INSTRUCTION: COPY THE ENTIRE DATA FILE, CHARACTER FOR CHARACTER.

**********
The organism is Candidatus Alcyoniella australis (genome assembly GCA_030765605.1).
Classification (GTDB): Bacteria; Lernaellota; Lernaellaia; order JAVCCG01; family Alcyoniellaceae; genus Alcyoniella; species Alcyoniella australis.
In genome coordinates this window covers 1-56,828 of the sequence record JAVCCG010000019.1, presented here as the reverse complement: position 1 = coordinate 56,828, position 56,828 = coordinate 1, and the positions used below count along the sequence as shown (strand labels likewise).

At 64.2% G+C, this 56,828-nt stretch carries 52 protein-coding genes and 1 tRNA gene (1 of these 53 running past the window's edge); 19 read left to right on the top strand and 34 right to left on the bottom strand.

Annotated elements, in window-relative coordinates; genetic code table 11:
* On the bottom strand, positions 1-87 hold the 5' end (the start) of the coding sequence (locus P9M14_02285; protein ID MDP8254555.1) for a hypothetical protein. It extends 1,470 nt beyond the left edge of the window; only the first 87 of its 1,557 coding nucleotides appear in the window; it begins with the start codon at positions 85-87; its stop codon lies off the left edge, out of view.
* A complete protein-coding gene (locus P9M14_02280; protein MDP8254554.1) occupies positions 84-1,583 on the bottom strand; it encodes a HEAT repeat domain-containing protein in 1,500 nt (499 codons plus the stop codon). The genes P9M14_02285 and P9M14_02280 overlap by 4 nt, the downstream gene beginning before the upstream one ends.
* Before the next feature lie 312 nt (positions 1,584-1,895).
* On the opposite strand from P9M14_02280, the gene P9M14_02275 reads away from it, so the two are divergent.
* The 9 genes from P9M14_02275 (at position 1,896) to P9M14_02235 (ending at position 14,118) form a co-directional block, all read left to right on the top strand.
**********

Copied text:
The organism is Candidatus Alcyoniella australis (genome assembly GCA_030765605.1).
Classification (GTDB): Bacteria; Lernaellota; Lernaellaia; order JAVCCG01; family Alcyoniellaceae; genus Alcyoniella; species Alcyoniella australis.
In genome coordinates this window covers 1-56,828 of the sequence record JAVCCG010000019.1, presented here as the reverse complement: position 1 = coordinate 56,828, position 56,828 = coordinate 1, and the positions used below count along the sequence as shown (strand labels likewise).

At 64.2% G+C, this 56,828-nt stretch carries 52 protein-coding genes and 1 tRNA gene (1 of these 53 running past the window's edge); 19 read left to right on the top strand and 34 right to left on the bottom strand.

Annotated elements, in window-relative coordinates; genetic code table 11:
* On the bottom strand, positions 1-87 hold the 5' end (the start) of the coding sequence (locus P9M14_02285; protein ID MDP8254555.1) for a hypothetical protein. It extends 1,470 nt beyond the left edge of the window; only the first 87 of its 1,557 coding nucleotides appear in the window; it begins with the start codon at positions 85-87; its stop codon lies off the left edge, out of view.
* A complete protein-coding gene (locus P9M14_02280; protein MDP8254554.1) occupies positions 84-1,583 on the bottom strand; it encodes a HEAT repeat domain-containing protein in 1,500 nt (499 codons plus the stop codon). The genes P9M14_02285 and P9M14_02280 overlap by 4 nt, the downstream gene beginning before the upstream one ends.
* Before the next feature lie 312 nt (positions 1,584-1,895).
* On the opposite strand from P9M14_02280, the gene P9M14_02275 reads away from it, so the two are divergent.
* The 9 genes from P9M14_02275 (at position 1,896) to P9M14_02235 (ending at position 14,118) form a co-directional block, all read left to right on the top strand.